How Do We Have Oneness in Marriage? Men and Women -In God’s Design and Calling

Tom Clark1

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The idea of manhood and womanhood is a biblical idea, whereas cultures go in different directions. Formerly men were in charge, but today women are influenced by “feminism” perspectives.

The idea is that in former years – before Christ up to about 1850 – men were in charge. Over time, the culture began to accept women as equalities. In 1920 America let women vote, and then in the 1960s the feminism became a cultural perspective. Feminism believes that women are the same as men, and that women should focus on jobs more than on marriage and parenting.

What we have seen is that the Bible’s perspective is a two-fold:

1.         That men and women are equal to each other before God.

2.         That God has differences of design and calling for men and women.

Men are designed to lead and women are designed to help the leadership. But “leadership” does not include control – it is a focus on taking initiative.

But in the culture there is now no difference between men and women in terms of roles and assignments. And women are actually tending to be more in control and men are tending to step out – to degrees:   stepping out of marriage and submission to God, and stepping out of work to a degree.

A reality is that all people – both men and women – have fleshes that are in sin. Each of us has a flesh and each of us go in wrong directions on our flesh.

One of the ways we go in a wrong direction is a pursuit of control. Many of us try to be in control one way or another. Some husbands try to be in control.     Many wives try to be in control – in control of the home and managing their husbands.

But God is the One Who has control, not us. We as spouses are to be influential, but not in control.

  • Husbands are designed and called as leaders who are to take initiative in their home and at work. But they are to be gracious, kind, and loving toward everyone. Their leadership is not a form of being in control.
  • Wives are designed and called to be in submissive to their husbands. But they are designed to be helpful workers, making things go well. They are also to be gracious, kind, and loving.

Parenting is another form of leadership without “control”:

  • The parents are to influence their children, but they are not in “control” of them. So they apply both love and discipline in order to get them to not submit to their flesh, but to go in right directions. So children need to learn to obey their parents versus obeying their flesh – and that helps them to learn to obey God.
  • So parents look like control because they do both love and discipline. An aspect of discipline can be “spanking” their children to get them to obey. But their pursuit is not control, but a form of “discipleship” over their children – getting them to become mature adults and getting them to understand about submission before God. When they have submission to their parents they are more likely to be submissive to God.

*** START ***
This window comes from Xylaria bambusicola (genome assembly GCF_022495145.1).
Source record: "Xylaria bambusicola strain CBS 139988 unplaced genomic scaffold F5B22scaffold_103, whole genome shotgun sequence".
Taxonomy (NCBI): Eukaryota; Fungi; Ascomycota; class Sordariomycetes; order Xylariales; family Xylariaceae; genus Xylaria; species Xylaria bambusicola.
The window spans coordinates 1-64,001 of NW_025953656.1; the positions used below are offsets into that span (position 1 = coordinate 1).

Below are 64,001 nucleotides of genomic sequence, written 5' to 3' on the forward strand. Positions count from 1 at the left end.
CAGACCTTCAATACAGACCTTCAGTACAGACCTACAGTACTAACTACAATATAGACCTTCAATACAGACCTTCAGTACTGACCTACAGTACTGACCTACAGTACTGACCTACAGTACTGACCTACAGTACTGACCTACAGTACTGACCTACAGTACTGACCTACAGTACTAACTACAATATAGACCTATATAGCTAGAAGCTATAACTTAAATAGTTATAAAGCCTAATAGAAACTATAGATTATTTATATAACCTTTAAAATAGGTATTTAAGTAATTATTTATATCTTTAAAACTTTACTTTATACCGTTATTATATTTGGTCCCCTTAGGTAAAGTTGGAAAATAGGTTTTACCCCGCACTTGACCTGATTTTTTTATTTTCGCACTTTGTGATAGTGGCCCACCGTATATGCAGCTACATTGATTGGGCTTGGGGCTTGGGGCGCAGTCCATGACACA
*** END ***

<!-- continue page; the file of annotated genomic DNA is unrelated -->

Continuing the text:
• The idea is that children have their own decisions about maturity and belief in Christ, so that is why parents do not have “control” over them. Ultimate maturity and belief are their decisions before God, not ultimate submission to the parents.

The call of each of us is to see God versus obeying the flesh (responding to our flesh). The culture is going in two different wrong directions.

            1.         For centuries, the men were in control of women.

            2.         Now women tend to be more in control of men.

The biblical idea is that none of us are to be in control. We are to apply God’s callings and designs. The role of pastors and church-members provides an interesting illustration of the idea that leaders are not in control, but that the non-leaders are to be submissive to the leaders.

See the illustration:

  • Pastors are not called by God to be in control (Matthew 20:25-28, 1 Peter 5:1-3), but they are to minister to the people and help them to go before God (Matthew 28:19-20, Ephesians 4:12).

            So husbands are to be leaders, but not controllers. They are called to be somewhat like pastors who serve the people. And husbands are to serve as leaders as Christ served as a Leader (Ephesians 5:22-24 and 5:25-27, 1 Corinthians 11:3 and 9, 1 Peter 3:7).

  • Church members are to be submissive to their pastors even though the pastor is not in control (Hebrews 13:13).

So wives are to be servants to their husbands, submissive to them in a manner similar to church members submissive to pastors (Genesis 2:18, Ephesians 5:22-24, 33, Colossians 3:18, 1 Peter 3:1-6).

There are cultural roles where leaders do have control:   Bosses, Governors, Judges, Policemen, etc. Those roles might (or might not) be correct issues of control. Our point is that God is clear to us in the Bible about His ideas of our roles. Husbands are to be leaders but not in control; and wives are to be submissive to the husband’s leadership and to be a servant to his leadership.

When a husband and wife are able to pursue these role-issues – and they are able to pursue things like communication and tolerance toward each other on ideas like finances and other things – then they begin to have oneness in marriage. And their oneness is part of God’s calling, and the oneness is something that makes a major difference to their children. And when the children see God in their parents, it helps them to believe in God and to obey God – and to contribute to God’s kingdom.

Tom Clark1Tom Clark is a Family Life Ambassador with the Family Life Ministry and on the Advisory Board of the Virginia Christian Alliance.



The views and opinions expressed in this article are those of the authors and do not necessarily reflect the views the Virginia Christian Alliance

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